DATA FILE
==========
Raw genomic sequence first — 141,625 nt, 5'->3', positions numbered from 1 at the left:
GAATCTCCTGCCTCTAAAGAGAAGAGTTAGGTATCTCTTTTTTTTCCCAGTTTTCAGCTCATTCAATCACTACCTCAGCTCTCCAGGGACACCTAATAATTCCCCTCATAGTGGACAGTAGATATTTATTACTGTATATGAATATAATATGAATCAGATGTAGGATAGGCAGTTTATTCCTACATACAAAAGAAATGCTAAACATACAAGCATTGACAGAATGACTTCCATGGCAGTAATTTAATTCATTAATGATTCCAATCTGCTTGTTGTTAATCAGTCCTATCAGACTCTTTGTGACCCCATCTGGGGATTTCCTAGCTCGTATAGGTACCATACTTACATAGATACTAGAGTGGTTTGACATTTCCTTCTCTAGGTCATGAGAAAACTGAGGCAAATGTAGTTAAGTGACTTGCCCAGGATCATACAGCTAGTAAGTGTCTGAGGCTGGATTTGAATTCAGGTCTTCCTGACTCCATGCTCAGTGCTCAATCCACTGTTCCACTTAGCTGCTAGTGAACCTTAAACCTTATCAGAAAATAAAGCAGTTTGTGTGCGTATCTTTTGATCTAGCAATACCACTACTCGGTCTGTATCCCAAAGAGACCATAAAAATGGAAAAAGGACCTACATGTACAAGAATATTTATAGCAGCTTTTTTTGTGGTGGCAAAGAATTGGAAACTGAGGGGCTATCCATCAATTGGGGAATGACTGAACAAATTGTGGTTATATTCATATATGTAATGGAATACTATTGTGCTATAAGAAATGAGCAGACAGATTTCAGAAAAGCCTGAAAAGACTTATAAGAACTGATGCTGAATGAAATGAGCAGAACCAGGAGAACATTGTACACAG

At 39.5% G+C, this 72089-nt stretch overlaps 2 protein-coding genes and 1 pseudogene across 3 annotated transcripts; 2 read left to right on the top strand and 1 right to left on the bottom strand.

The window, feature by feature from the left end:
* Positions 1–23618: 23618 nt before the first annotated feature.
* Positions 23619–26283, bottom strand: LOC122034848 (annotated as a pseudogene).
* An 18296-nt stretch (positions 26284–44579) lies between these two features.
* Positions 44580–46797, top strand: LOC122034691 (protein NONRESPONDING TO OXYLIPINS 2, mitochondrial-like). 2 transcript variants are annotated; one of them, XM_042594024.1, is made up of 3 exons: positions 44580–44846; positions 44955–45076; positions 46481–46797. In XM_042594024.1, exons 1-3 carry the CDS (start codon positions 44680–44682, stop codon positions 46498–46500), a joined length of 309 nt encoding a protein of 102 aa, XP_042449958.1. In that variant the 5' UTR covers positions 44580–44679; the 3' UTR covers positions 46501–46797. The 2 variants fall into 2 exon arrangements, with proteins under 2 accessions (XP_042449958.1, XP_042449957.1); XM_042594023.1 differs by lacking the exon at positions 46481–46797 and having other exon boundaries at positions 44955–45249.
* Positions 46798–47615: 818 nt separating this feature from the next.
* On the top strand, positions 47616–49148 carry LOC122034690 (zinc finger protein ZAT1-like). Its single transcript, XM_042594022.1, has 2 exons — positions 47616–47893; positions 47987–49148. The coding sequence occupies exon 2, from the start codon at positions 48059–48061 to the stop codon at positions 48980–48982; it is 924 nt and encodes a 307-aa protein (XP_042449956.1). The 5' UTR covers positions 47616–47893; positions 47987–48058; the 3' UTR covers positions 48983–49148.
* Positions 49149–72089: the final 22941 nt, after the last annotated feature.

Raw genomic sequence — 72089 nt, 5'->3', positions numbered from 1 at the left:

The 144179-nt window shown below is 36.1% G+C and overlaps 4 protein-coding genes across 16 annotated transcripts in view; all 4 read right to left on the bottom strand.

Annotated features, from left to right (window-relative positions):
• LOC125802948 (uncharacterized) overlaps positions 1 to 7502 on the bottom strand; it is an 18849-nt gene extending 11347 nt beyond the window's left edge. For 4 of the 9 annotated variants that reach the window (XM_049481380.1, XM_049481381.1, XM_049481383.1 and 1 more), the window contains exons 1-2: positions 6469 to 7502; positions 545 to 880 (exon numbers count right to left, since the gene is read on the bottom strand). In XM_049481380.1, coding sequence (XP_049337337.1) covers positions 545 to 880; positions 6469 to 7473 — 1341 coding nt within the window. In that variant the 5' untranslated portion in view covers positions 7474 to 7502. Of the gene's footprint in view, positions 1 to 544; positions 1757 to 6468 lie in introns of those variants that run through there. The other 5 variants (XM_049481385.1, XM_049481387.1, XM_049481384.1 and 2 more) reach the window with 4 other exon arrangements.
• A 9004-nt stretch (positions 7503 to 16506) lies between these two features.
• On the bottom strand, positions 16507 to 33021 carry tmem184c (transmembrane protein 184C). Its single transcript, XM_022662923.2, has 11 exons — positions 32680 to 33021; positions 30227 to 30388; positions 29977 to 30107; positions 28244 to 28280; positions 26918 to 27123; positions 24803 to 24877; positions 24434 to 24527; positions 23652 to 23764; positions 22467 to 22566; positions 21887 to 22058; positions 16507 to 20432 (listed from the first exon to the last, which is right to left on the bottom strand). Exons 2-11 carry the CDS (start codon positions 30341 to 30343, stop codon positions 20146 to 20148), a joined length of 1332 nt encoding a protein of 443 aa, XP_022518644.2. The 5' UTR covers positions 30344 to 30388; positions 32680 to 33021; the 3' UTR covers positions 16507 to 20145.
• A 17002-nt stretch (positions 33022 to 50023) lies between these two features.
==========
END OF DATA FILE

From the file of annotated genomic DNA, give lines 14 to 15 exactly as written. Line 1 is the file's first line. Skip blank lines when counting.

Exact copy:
Annotated features, from left to right (window-relative positions):
• LOC125802948 (uncharacterized) overlaps positions 1 to 7502 on the bottom strand; it is an 18849-nt gene extending 11347 nt beyond the window's left edge. For 4 of the 9 annotated variants that reach the window (XM_049481380.1, XM_049481381.1, XM_049481383.1 and 1 more), the window contains exons 1-2: positions 6469 to 7502; positions 545 to 880 (exon numbers count right to left, since the gene is read on the bottom strand). In XM_049481380.1, coding sequence (XP_049337337.1) covers positions 545 to 880; positions 6469 to 7473 — 1341 coding nt within the window. In that variant the 5' untranslated portion in view covers positions 7474 to 7502. Of the gene's footprint in view, positions 1 to 544; positions 1757 to 6468 lie in introns of those variants that run through there. The other 5 variants (XM_049481385.1, XM_049481387.1, XM_049481384.1 and 2 more) reach the window with 4 other exon arrangements.